Engineering News

Design for America Now Part of the Watson Foundation

National social impact network was founded at Northwestern in 2009

During the Design for America Leadership Studio in 2018, more than 100 students from 32 universities gathered to use human-centered design innovation to address mental health.

Design for America (DFA), the national social impact network started at Northwestern Engineering that uses design thinking to tackle social challenges, is now part of the Watson Foundation. The transition became effective September 1, 2020.

“After more than a decade of inspiring students to become designers that help higher education, industries, and communities, Design for America has the opportunity for further growth as it partners with the Watson Foundation,” said Julio M. Ottino, dean of the McCormick School of Engineering. “We are proud that DFA was founded at Northwestern Engineering and are excited to see what the future brings.”

The Watson Foundation was founded in 1961 in the name of Thomas J. Watson Sr., best known for building IBM. Through its fellowship programs and over 100 global partnerships, Watson works with undergraduates and recent college graduates to build remarkable personal, professional, and cultural opportunities that expand the vision and develop the potential as our next generation of leaders.

Watson Fellows span more than five decades, and today are leaders in their communities and fields, including CEOs, college presidents, community organizers, Emmy-, Grammy-, and Oscar-award winners, diplomats, entrepreneurs, faculty, journalists, lawyers, politicians, physicians, researchers, and influential social advocates.

“We’ve watched the growth and development of DFA from a small student group to an influential national innovation network,” said Chris Kasabach, executive director of the Watson Foundation. “DFA’s multi-disciplinary, experiential, and student-centered model is directly aligned with Watson’s vision and provides a powerful student skillset.”

Students tackle human-centered design projects during DFA Leadership Studio 2016 held at Northwestern.

From student group to national network

DFA was founded at Northwestern Engineering’s Segal Design Institute in 2009 by Professor Elizabeth Gerber and three Northwestern undergraduate students. Their goal was to fill a void where students could use human-centered design to address complex, real-world problems and make a difference in their communities.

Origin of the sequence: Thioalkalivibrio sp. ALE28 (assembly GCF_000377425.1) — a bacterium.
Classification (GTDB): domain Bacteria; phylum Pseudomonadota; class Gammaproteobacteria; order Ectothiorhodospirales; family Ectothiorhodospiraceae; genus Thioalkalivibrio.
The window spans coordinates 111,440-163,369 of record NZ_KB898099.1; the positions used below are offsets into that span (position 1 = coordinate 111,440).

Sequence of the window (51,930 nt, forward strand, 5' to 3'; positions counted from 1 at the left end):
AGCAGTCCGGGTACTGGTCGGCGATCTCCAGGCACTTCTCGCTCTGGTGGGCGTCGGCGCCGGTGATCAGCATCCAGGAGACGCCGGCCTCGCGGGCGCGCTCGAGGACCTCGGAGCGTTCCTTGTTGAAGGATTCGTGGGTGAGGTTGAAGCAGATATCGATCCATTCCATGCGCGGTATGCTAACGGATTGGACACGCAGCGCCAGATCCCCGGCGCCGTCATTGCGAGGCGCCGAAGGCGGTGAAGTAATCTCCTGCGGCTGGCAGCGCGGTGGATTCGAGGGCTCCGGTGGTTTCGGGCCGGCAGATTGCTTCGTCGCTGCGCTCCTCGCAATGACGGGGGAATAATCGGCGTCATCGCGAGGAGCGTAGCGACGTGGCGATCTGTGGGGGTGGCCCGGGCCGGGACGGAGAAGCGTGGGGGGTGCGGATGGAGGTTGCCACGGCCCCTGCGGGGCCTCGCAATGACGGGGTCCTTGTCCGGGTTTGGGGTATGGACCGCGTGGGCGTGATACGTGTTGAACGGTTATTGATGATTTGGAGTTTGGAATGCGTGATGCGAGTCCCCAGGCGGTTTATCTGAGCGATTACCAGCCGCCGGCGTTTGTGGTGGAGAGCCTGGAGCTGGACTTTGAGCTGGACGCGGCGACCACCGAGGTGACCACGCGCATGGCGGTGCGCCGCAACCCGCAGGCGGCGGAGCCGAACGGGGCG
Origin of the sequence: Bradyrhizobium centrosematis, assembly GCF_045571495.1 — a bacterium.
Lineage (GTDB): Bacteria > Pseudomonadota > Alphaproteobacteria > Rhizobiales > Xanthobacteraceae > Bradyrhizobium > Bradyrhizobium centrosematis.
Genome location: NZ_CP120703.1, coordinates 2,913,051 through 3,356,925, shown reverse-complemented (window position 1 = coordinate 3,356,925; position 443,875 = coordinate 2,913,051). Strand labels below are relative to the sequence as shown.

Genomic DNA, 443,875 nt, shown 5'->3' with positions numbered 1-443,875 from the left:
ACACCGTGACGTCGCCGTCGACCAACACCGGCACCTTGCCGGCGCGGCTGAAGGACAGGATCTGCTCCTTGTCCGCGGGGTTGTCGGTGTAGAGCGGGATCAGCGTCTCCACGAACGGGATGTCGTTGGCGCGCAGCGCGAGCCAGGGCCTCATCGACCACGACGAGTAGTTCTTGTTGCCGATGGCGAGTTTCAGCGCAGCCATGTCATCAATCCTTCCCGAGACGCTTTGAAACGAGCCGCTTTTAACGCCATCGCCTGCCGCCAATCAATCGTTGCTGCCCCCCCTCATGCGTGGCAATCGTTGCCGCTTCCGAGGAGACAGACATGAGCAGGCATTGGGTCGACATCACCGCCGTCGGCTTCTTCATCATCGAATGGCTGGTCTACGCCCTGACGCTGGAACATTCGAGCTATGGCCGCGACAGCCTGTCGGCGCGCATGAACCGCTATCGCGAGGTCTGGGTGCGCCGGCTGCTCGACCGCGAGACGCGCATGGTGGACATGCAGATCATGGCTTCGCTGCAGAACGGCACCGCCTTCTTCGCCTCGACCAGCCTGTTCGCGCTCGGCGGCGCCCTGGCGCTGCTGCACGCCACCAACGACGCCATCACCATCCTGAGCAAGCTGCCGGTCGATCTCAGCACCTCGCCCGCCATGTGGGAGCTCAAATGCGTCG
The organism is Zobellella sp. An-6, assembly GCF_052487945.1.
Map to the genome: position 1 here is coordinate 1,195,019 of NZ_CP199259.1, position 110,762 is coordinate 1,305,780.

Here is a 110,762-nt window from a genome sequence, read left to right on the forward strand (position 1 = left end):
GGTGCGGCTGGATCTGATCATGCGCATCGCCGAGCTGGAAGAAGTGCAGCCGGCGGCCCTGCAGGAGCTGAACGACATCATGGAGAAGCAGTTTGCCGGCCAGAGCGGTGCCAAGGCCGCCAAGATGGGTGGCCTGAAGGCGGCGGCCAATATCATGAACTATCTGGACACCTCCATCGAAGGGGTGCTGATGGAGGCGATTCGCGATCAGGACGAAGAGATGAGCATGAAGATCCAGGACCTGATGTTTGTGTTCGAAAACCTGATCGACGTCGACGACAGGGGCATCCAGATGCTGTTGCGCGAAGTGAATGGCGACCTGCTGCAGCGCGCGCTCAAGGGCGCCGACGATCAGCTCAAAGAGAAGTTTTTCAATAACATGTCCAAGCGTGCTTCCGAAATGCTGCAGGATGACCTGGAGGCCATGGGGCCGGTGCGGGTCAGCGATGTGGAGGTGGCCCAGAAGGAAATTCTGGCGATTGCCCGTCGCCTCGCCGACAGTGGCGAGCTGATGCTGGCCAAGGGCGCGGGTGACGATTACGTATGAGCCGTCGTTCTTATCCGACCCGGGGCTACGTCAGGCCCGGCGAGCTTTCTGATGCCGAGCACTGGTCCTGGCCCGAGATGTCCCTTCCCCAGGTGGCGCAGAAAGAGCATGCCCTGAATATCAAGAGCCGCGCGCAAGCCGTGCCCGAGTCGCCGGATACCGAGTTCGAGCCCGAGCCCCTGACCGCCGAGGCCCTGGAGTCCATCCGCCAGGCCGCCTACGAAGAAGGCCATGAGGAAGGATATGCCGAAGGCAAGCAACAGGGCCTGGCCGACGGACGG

“We envisioned students working with community partners to make societal impact,” Gerber said. Now a national program comprising 38 universities and more than 1,200 members annually, DFA students tackle more than 150 projects each year addressing topics ranging from the voting experience to public health to accessibility. Northwestern’s student chapter remains at the University.

From 2010 to 2019, Northwestern hosted the DFA Leadership Studio, bringing together student leaders from DFA chapters across the country to use design thinking to develop solutions to issues like creating accessibility in cities and helping high school students prepare for their future. Last year, the group celebrated its 10-year anniversary with the four-day DFA Summit, which expanded the traditional Leadership Studio to include career development and networking opportunities for DFA alumni and young professionals. There were also workshops for DFA mentors, design educators, faculty members, and industry professionals.

DFA’s growing and sustained influence on design worldwide earned it a prestigious 2018 National Design Award for Corporate and Institutional Achievement from the Cooper Hewitt, Smithsonian Design Museum. The honor, which recognizes excellence, innovation, and enhancement of the quality of daily life, celebrated DFA for using design strategically as part of its mission, and its effort to consistently promote the relationship between design and quality of life. Other recipients of the award include Apple (2000), TED (2013), and Etsy (2014).

“The philosophy of the Watson Foundation — to develop humane and effective leaders — matches the founding principles of Design for America that aim to create a design corps that can lead change for good,” said Gerber, associate professor of mechanical engineering.

DFA at the National Design Awards in 2018. From left: Aaron Horowitz, Mert Iseri, Liz Gerber, Hannah Chung, Rob Calvey, and award presenter Stephanie March. Credit: BFA

A lasting impact

DFA’s commitment to improving quality of life has turned many projects into viable companies.

Hannah Chung and Aaron Horowitz stand with President Obama at Demo Day.DFA cofounder Hannah Chung (’12) and Northwestern student Aaron Horowitz (’12) started their company, Sproutel, as undergraduate students in DFA’s Northwestern chapter, where they developed the concept for their first product, Jerry the Bear. The robotic teddy bear teaches children with type 1 diabetes how to manage and cope with their condition. They presented Jerry the Bear to President Barack Obama during the first-ever White House Demo Day in 2015.

Two other DFA founding members, Mert Iseri (’11), and Yuri Malina (WCAS ’11), launched their startup called SwipeSense in 2012. The hand hygiene improvement tool reduces the number of hospital-acquired infections and preventable errors. Hospitals using the technology have reduced their infection rates by as much as 48 percent, and saved millions of dollars.

Other DFA alumni across the country have launched businesses including RISE Products (New York University), a startup that upcycles spent grain from Brooklyn breweries; Wellinks, now part of Covexity Scientific (Yale University), a company that is now beginning clinical trials for smart wearable health devices; and Pair Eyewear (Stanford University), a startup that provides affordable, customizable eyewear that kids are excited to wear.